Free Speech
The Christian Science Monitor and others also discuss the free speech issue. For example, CSM editors opine that the Danish newspaper had the free speech right to publish the cartoons, but that the Danish paper recklessly used its freedom in solicited offensive depictions of Mohammed. Other US Media outlets such as the Washington Post agree that it's no reduction in free speech to refrain from publishing gratuitously offensive material.

Time Magazine writer Andrew Sullivan argues that its one thing to enforce a taboo internally, but one can't expect non-believers to adhere to Islamic taboos. "I eat pork, and I'm not an anti-Semite," he writes.

Writer David Morris also defends free speech, in particular for the opportunity to learn about other cultures. How, for example, can Americans even understand what is offensive if they can't see the cartoons? Or why, you might add, was it okay for an Egyptian newspaper to publish the cartoons with a condemnation if the depiction of Mohammed is always taboo? His strongest point concerns Salman Rushdie, who wrote a novel called the Satanic Verses that earned him the following:
In February 1989, the Iranian Ayatollah Khomeini issued a religious edict. He called for Rushdie's death, for blasphemy. His fatwa extended also to "those publishers who were aware of its contents...I call on all zealous Muslims to execute them quickly, wherever they find them, so that no one will dare to insult Islam again...…" Iran offered a $1 million reward to spur Rushdie's execution.
In other words, these Danish publishers were trying to emphasize how fear of violence from extremist adherents of Islam is chilling free speech, even in European countries.

Was it worth it?
Judge for yourself. This link goes to the Brussels Journal, allowing you to see all 12 cartoons for yourself.

Friday, February 17, 2006

Let the idiocy air out

An interesting twist on free speech has arisen in Minnesota this week. Since the war in Iraq began, there has been a consistent effort by partisans of both stripes to paint the war favorably or unfavorably. Politicians, parties and their associates debate whether the war was a distraction or an intergral part of the War on Terror, and whether we are in fact "making progress," as President Bush says several times a day. This week, the battle is back in advertising.

A local television station in Minneapolis, KSTP, has taken the bold step of refusing to air an issue advertisement by the conservative 527 Progress for America Voter Fund. This "Midwest Heroes" video is an effort to sway public opinion on the war by politicizing troops returned home. These citizen soldiers exercise their free speech to say that the Iraq War is the front in the War on Terror (Al Qaeda is the enemy!) and that the media distorts the real progress being made in Iraq. Their message is driven home by the burning World Trade towers as their backdrop. KSTP's rationale for refusing the ad is that their newscast does not distort the facts, and they will not air a commercial that falsely accuses them of doing so.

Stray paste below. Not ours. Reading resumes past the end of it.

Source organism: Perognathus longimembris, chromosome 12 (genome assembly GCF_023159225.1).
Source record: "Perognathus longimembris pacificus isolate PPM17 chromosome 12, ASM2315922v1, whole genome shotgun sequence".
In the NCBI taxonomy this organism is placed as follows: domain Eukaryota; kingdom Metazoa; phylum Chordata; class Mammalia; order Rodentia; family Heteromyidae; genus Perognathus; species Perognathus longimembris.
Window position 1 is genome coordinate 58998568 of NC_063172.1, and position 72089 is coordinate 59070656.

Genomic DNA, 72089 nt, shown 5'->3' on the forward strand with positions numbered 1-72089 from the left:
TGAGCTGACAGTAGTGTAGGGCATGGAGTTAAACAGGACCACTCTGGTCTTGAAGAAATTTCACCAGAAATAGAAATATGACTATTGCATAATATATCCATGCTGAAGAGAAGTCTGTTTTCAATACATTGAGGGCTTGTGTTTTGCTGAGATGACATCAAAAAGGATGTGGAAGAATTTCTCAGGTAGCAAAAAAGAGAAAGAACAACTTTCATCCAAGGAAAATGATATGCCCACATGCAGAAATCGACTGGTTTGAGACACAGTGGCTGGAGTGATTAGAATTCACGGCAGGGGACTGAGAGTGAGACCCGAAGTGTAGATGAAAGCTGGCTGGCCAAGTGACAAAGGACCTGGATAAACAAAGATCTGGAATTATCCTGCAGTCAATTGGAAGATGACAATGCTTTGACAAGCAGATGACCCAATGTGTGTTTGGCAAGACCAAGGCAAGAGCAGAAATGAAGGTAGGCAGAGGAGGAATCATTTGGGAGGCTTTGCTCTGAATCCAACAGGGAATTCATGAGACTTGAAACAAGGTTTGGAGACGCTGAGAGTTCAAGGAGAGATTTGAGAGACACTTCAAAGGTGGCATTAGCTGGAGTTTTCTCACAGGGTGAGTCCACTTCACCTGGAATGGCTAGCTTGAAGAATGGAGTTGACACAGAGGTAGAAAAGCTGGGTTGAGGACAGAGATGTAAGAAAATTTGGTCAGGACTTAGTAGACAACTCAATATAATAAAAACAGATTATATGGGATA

In fact, KSTP is correct that the advertisement is false, misleading, inaccurate (ad nauseum). However, these soldiers and their conservative financial backers still have the right to express their opinion. In fact, with the reprehensible misuse of World Trade Center footage as the backdrop, I think increased airtime only enhances the morally vacuous nature of the piece.

But here's the best part. The ads claim that "the media" distorts the truth about Iraq. Let's address a few reasons why the reports from Iraq might not be to the heroes' satisfaction:
  • 2,273 American deaths since 2003.
  • Al Qaeda only showed up in Iraq because the U.S. decided to attack.
  • The whole "going to war on false pretenses" thing.
  • "virtually every measure of the performance of Iraq's oil, electricity, water and sewerage sectors has fallen below preinvasion values." (2/9/06 NY Times story by James Glanz)

So what's that media bias, again?

Friday, February 10, 2006

What. Were. You. Thinking.

It was one in the morning
and all through the house
not a creature was stirring
not even a mouse.

When outside there began
such a scrape and a roar
men with snow shovels
and two big ass snowblowers.

They cleaned up the sidewalk
from the front to the back
and then did the driveway
of noise there's no lack!

The kicker was talking
like it's noon of broad day
so I called the cops
to come haul them away.

Alas it's too late
to get a night's sleep
But maybe next time
better hours they'll keep!

Tuesday, February 07, 2006

Bush sets de-facto troop withdrawal date